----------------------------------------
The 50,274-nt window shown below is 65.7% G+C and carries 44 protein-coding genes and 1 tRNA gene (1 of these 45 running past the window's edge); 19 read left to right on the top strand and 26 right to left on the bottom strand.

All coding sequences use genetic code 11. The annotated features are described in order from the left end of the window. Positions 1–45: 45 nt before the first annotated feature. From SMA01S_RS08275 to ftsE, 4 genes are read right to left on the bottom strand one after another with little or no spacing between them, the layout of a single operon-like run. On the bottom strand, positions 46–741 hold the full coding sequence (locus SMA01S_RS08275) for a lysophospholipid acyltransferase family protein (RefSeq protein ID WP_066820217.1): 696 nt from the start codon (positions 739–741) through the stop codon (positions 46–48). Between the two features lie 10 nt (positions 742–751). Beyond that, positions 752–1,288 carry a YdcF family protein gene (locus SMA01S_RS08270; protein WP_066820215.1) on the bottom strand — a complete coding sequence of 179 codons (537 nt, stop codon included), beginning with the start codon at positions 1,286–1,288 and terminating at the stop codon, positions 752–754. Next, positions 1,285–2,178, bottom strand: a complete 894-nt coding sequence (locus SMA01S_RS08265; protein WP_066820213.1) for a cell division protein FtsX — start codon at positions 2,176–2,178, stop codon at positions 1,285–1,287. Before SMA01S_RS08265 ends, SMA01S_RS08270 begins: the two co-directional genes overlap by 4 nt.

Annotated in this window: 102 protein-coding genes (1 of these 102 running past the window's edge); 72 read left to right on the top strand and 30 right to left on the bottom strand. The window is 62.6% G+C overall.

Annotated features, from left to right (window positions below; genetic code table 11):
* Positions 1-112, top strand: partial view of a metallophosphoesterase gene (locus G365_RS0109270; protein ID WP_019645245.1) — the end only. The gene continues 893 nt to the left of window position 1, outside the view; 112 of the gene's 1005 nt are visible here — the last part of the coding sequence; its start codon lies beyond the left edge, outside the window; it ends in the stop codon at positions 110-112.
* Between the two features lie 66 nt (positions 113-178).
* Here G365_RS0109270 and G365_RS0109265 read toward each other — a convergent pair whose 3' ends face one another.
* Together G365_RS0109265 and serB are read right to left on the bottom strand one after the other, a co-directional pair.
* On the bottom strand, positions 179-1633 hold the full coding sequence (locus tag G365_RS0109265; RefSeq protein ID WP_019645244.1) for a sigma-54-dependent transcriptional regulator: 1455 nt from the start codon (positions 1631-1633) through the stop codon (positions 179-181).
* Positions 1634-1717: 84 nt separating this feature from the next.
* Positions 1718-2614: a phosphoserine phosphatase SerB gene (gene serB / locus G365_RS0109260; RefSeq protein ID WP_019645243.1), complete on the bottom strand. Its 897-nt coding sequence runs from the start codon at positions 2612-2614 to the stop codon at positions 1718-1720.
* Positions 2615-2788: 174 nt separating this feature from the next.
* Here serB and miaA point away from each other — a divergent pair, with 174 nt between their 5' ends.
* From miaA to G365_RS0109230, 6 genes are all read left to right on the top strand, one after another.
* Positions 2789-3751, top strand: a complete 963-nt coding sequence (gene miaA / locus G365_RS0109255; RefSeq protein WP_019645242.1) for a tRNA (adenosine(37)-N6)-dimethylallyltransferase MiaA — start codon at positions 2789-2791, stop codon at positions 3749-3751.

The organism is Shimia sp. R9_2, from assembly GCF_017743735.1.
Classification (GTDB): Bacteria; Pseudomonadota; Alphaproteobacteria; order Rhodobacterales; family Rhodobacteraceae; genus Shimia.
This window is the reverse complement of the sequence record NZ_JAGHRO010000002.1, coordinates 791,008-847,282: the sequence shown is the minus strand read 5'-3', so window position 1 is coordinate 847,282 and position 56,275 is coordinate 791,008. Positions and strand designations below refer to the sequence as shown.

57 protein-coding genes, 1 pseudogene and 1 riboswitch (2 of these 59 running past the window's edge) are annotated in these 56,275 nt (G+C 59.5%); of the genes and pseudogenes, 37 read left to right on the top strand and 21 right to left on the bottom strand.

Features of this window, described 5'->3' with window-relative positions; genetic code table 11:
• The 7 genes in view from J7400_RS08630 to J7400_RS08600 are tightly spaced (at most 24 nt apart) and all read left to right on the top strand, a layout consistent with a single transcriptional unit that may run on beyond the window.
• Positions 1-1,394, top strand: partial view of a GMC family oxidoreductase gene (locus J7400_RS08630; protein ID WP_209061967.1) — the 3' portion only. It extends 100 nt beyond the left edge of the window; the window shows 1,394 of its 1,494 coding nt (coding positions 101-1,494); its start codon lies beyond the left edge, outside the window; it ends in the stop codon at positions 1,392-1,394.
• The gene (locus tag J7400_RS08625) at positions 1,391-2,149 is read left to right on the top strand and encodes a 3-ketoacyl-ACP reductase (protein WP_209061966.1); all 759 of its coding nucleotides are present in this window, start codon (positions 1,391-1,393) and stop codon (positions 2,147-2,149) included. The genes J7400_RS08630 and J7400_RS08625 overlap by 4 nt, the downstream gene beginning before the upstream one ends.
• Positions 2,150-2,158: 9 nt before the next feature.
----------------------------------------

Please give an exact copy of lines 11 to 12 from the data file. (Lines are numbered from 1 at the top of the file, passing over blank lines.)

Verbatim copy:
* Positions 1718-2614: a phosphoserine phosphatase SerB gene (gene serB / locus G365_RS0109260; RefSeq protein ID WP_019645243.1), complete on the bottom strand. Its 897-nt coding sequence runs from the start codon at positions 2612-2614 to the stop codon at positions 1718-1720.
* Positions 2615-2788: 174 nt separating this feature from the next.